Sunday saw the second round of Calder Valley’s club championship with the medium category Ian Roberts Memorial race from Marsden Cricket Club. As such, a bumper contingent of red and white descended upon the picturesque cricket ground, which was bathed in Sunday’s glorious sunshine. The 6.4m/843ft route is not one to be underestimated as it combines a tricky combination of track, climb, mud, rapid descent and Grimley-esque knee high tussocks. The race is in memory of Holmfirth Harrier’s former star fell runner who tragically died after being struck by lightning while climbing in the Italian Alps some years ago.
Calder’s young star, Joe Crossfield, made the early running and was closely tracked by fellow colt, the whippet-like Jack Ross from Staffordshire Moorlands AC. They scrapped it out over the initial climb up to Swellands Reservoir with Joe ultimately settling into a decent lead and looking good for yet another win. Tucked in behind were Penistone’s Andy Swift, Colin Walker from Pudsey & Bramley, Calder’s pin-up Jonny Helliwell and a clutch of local Holmfirth Harriers.
But as the leading group turned to face the daunting rake up Pule Hill, a local marshall, in a rare case of an official not sticking his beak into things, gladly let Joe run thirty-odd yards or so off course, thus letting the others pass him, in turn demoting Joe down to third place. Somewhat miffed by this blatant act of local skulduggery, Joe corrected his error, stamped on the gas and hit the afterburners in a blazing ascent of Pule Hill. He had just caught the shoulder of the leader Jack Ross at the summit when disaster struck and his calf muscle went twang.
A disconsolate Joe was left to trudge back to the start, rueing his bad luck at the shoddy piece of marshalling. Jack Ross took full advantage of Joe’s misfortune to gladly take the win in an excellent time of 48:33, with Andy Swift of Penistone in second in 48:45. The Calder cause was picked up by Stainland’s version of the Sistene Chapel, super-Jonny Helliwell, who put in yet another top class run to come in third.
The ladies race was keenly fought with Helen Berry of Holmfirth Harriers taking the spoils in 56:39 and 22nd overall. In second was Calder’s super-vet Sally Newman continuing her splendid start to the year with a brilliant run to come in 36th. Sally made light work of the knee deep, trap-door tussocks on the rapid descent toward Butterly Clough and again showed why she’s one of the most consistent performers in town. Gillian Wisbey can also be pleased with an excellent 112th place as her dedicated early season training schedule continues to bear fruit.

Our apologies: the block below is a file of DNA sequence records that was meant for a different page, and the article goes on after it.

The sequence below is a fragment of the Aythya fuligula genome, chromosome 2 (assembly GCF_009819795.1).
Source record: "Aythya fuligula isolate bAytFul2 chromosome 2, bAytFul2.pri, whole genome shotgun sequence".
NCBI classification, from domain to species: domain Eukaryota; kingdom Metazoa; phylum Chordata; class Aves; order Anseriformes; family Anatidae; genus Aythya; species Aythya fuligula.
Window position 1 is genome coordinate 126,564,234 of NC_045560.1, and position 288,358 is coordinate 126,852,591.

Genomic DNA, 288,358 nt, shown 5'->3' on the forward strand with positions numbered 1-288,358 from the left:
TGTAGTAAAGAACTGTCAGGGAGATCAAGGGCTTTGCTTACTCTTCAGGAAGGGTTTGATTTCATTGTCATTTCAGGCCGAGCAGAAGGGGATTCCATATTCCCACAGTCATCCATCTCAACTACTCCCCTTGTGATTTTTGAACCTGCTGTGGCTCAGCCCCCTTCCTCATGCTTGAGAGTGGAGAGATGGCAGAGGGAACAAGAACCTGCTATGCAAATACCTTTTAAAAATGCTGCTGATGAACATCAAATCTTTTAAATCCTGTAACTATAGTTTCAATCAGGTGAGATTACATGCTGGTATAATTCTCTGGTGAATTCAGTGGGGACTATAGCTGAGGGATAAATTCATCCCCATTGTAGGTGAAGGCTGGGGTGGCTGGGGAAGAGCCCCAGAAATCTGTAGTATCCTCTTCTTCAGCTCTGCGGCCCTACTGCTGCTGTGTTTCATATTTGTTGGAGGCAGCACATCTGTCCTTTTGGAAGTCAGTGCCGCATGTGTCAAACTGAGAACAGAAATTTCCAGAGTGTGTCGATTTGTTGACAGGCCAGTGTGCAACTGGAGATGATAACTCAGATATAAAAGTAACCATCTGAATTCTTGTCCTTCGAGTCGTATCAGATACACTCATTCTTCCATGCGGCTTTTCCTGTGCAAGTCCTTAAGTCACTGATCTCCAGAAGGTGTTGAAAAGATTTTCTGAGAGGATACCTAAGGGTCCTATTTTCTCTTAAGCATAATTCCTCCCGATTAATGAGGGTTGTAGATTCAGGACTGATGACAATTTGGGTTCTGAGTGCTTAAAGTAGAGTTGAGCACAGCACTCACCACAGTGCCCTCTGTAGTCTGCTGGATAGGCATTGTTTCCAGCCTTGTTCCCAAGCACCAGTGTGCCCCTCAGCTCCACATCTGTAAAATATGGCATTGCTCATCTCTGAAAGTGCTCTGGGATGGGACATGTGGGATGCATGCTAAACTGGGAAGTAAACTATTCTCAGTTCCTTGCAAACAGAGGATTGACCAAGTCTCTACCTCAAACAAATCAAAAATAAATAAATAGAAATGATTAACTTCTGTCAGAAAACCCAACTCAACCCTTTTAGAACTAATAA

Elsewhere, Liam Gough, Richard Sunderland, the returning Steve Smithies, Graham Hill, Jim Mosley and Spartacus himself, Garry Traviss, contested an excellent top order battle – Garry recovering from losing a shoe at one point – to see a host of Calder in the top quartile of finishers. Former Red Star legend, Richard Ingram, brushed aside the aches and pains from Pendle the day before to card and excellent run, and ever-presents Andy Thorpe and Dave Culpan once more kept the red and white flag flying in the midfield. Graham Davy, who has just about dried out from his Trog marshalling duties, came in in a splendid 122nd.
The day before at Pendle near Burnley, the Stan Bradshaw Pendle Round (10m/1934ft), Richard Ingram was highest placed Calder finisher. This came after the double retirement of Royd Rocket Mark O’Connor and the swarthy pocket dynamo, Ben Frechette, who both came a cropper in the eerie mists atop Pendle Hill. Both now face a race against time to be fit for Saturday’s Howarth Hobble – no small undertaking at 32 miles. The race was won by Pudsey & Bramley’s Rob Hope, one of the country’s best at this distance, with Bingley’s Victoria Wilkinson wining the ladies’ race.